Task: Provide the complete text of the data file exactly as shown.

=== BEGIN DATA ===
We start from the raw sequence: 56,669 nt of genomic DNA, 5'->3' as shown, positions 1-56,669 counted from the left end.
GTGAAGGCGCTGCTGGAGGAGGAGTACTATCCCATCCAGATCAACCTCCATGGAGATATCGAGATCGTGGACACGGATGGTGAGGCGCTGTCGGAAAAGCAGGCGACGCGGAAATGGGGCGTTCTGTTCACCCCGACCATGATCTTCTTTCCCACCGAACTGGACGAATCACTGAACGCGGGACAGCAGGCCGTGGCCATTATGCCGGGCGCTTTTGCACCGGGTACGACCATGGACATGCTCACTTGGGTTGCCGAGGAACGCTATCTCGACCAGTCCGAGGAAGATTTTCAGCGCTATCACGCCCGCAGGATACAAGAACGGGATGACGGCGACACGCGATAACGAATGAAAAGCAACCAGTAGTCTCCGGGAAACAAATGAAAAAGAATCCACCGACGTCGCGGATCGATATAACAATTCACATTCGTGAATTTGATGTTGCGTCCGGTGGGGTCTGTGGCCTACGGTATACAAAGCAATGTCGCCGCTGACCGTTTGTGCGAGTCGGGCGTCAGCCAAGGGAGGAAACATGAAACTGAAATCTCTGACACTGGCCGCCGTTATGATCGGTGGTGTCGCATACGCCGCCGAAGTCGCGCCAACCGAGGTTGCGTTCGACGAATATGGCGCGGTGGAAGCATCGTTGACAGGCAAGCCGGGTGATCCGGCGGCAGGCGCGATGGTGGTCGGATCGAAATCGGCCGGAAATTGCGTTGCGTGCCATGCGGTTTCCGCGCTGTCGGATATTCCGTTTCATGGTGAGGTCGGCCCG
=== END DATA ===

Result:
We start from the raw sequence: 56,669 nt of genomic DNA, 5'->3' as shown, positions 1-56,669 counted from the left end.
GTGAAGGCGCTGCTGGAGGAGGAGTACTATCCCATCCAGATCAACCTCCATGGAGATATCGAGATCGTGGACACGGATGGTGAGGCGCTGTCGGAAAAGCAGGCGACGCGGAAATGGGGCGTTCTGTTCACCCCGACCATGATCTTCTTTCCCACCGAACTGGACGAATCACTGAACGCGGGACAGCAGGCCGTGGCCATTATGCCGGGCGCTTTTGCACCGGGTACGACCATGGACATGCTCACTTGGGTTGCCGAGGAACGCTATCTCGACCAGTCCGAGGAAGATTTTCAGCGCTATCACGCCCGCAGGATACAAGAACGGGATGACGGCGACACGCGATAACGAATGAAAAGCAACCAGTAGTCTCCGGGAAACAAATGAAAAAGAATCCACCGACGTCGCGGATCGATATAACAATTCACATTCGTGAATTTGATGTTGCGTCCGGTGGGGTCTGTGGCCTACGGTATACAAAGCAATGTCGCCGCTGACCGTTTGTGCGAGTCGGGCGTCAGCCAAGGGAGGAAACATGAAACTGAAATCTCTGACACTGGCCGCCGTTATGATCGGTGGTGTCGCATACGCCGCCGAAGTCGCGCCAACCGAGGTTGCGTTCGACGAATATGGCGCGGTGGAAGCATCGTTGACAGGCAAGCCGGGTGATCCGGCGGCAGGCGCGATGGTGGTCGGATCGAAATCGGCCGGAAATTGCGTTGCGTGCCATGCGGTTTCCGCGCTGTCGGATATTCCGTTTCATGGTGAGGTCGGCCCG